Cinema Dispatch: The Forever Purge

The Forever Purge and all the images you see in this review are owned by Universal Pictures

Directed by Everardo Valerio Gout

The Purge sequels have been a favorite of mine since I started reviewing movies with the second and third one being fantastic examples of Carpenter-esque socially minded shlock action films, and even The First Purge managed to have much to wring another solid film out of the tired formula.  To keep it going with a fifth one though seems to be stretching it, and frankly the fact that I simply didn’t even know this movie EXISTED until about a month or two ago is not what I’d call a great sign.  Still, it’s amazing that any of these movies ended up working as well as they did and the world we are living through certainly gives Blumhouse and company more than enough material to work with for at least another film.  Is this a fun and familiar reminder of why we loved going to movies in the first place, or have the wheels finally fallen off this series just when people were most eager to go back to the theaters?  Let’s find out!!

Despite Senator Roan winning the presidency on a platform of ending The Purge, things are still the same by the start of this movie as the NFFA (New Founding Fathers of America) are back in power and the Purge is still on with nary a whisper of what happened in between.  None of this is of particular importance to Adela and Juan however (Ana de la Reguera and Tenoch Huerta) who are just trying to live their lives in Texas despite the prejudices of those who celebrate The Purge and even Juan’s employers who don’t but still don’t particularly care for him and his kind being around.  The two families ultimately end up on the same side though as this latest Purge Night doesn’t seem to go as planned as all the weirdos coming up with Busch League Jigsaw traps are still roaming the streets the next morning because this is the FOREVER PURGE and no one is gonna tell them to stop expressing themselves in the most violent and bigoted ways possible!  After Jan and one of his friends TT (Alejandro Edda) save his employers Dylan, Cassie, and Harper Tucker (Josh Lucas, Cassidy Freeman, and Leven Rambin) from one of those Forever Purgers, they find Adela and start driving for the Mexico border as they are taking in refugees from America… BUT ONLY FOR THE NEXT SIX HOURS which sounds a bit arbitrary but it certainly gives our characters a ticking clock to race against as they try to make their way to El Paso without getting murdered by a bunch of White Supremacists who feel that their time is now to rise and up and kill everyone they don’t care for as well as anyone who dares to help them along the way.  Can these people from disparate backgrounds work together and escape America before they’re stuck in there for good, or will the bitterness between Dylan and Juan prove to be the undoing for both of their families?  Just how long can this Forever Purge go, and is this all just another sinister tactic from the NFAA?  Is it just me or does everything feel a bit half-hearted here?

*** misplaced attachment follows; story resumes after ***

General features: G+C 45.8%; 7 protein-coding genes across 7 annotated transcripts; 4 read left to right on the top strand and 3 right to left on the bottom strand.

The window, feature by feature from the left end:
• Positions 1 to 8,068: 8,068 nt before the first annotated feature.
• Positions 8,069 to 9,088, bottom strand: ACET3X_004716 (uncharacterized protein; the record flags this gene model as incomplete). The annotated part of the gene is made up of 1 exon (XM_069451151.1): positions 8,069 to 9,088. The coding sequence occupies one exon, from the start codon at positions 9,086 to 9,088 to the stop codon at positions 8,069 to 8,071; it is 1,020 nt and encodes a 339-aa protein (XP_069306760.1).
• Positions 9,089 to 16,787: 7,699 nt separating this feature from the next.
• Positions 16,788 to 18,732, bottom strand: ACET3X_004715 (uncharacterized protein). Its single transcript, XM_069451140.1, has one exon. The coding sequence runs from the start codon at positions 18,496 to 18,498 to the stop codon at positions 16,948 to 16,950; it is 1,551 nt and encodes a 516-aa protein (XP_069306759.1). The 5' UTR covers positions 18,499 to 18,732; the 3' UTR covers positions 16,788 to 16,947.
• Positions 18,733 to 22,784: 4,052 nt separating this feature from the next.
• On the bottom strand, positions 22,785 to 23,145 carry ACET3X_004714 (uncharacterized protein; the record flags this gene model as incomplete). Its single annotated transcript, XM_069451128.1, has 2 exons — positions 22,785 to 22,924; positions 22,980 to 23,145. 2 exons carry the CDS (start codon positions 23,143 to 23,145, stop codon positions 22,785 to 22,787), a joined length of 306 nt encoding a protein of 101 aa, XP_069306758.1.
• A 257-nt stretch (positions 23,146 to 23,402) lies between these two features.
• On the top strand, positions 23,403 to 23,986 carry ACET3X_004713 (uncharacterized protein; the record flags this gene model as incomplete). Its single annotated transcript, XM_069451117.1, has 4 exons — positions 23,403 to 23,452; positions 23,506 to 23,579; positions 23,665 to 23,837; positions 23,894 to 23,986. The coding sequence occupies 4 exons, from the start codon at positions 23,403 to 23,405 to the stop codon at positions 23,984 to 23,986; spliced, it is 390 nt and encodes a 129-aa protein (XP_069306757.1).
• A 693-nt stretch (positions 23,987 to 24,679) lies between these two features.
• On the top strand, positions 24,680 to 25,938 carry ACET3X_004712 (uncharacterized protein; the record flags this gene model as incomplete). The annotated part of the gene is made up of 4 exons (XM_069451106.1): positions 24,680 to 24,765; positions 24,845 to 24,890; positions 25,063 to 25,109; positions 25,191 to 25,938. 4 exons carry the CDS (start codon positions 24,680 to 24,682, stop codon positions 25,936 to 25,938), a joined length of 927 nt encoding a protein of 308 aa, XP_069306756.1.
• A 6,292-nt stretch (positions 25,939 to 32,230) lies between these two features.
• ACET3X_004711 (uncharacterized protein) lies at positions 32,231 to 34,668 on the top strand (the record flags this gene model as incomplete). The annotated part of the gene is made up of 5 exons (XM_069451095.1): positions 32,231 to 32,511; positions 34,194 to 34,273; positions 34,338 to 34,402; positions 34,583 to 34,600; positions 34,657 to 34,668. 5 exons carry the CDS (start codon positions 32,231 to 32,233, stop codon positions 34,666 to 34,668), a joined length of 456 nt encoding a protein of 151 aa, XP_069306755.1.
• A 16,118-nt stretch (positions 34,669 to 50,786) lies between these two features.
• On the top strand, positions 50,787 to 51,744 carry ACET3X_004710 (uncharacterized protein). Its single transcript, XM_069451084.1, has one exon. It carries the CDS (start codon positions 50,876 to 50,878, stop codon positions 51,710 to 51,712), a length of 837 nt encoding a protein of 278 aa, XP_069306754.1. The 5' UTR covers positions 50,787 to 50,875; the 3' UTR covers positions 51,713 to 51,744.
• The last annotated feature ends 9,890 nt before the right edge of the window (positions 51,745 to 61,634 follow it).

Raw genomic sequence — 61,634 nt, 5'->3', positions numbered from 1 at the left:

Nice hat, dork.
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Cinema Dispatch: Ford v Ferrari

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Ford v Ferrari and all the images you see in this review are owned by 20th Century Fox

Directed by James Mangold

With the Disney/Fox merger, there were bound to be a few films lost in the shuffle with at least one that seems to have INTENTIONALLY been shelved for the foreseeable future (*cough* New Mutants *cough*).  This film was originally scheduled for earlier in the year but instead they pushed it to Oscar season which frankly seems like a solid move considering this ticks off a lot of awards bait boxes; it being a period piece relying heavily on Americana and nostalgia for the non-hippie version of the sixties while also starring two big name actors to lend a bit of clout and respectability to the proceedings.  Does this movie about cars going fast manage to be about something much more, or is this yet another movie destined for heavy rotation on TNT and nowhere else?  Let’s find out!!

Carroll Shelby and Ken Miles (Matt Damon and Christian Bale) don’t get along all that well but they both seem to respect the other with Shelby being a great car designer and former racer and Miles being the best racer alive with a flawless instinct for driving as well as the inner workings of the car itself.  These two have been given something of a golden opportunity as Henry Ford II (Tracy Letts) is determined to have one of his cars beat Ferrari at the biggest race in the world; the La Mans.  With his vice president (Jon Berenthal) leading the charge, Shelby comes on board with the project and convinces Miles to go along with it as well despite his hot head and distrust of corporations; a mistrust that may be well founded as interference from the higher ups constantly gets in their way of doing what needs to be done in order to beat Ferrari and prove that Ford cars can be just as powerful and sexy as European models!  Can Shelby thread the needle of the Ford Company’s misguided directives with Miles’s inability to get along with others?  What kind of new tricks and technology will they need to develop in order to claim a victory that has eluded Ford for so long?  Is it just me or is a movie with Batman and Jason Borne that’s being directed by the guy who made Logan somehow as cool as that description would imply despite the film ACTUALLY being about regular cars?

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“Do you know how much weight I have to lose and then gain back between every single role I take?”     “Gee, have you tried acting?”     “Hey, watch it or else I won’t let you be in the Batman reboot they make me do in ten years.”     “Screw you, I’m technically in the MCU.”

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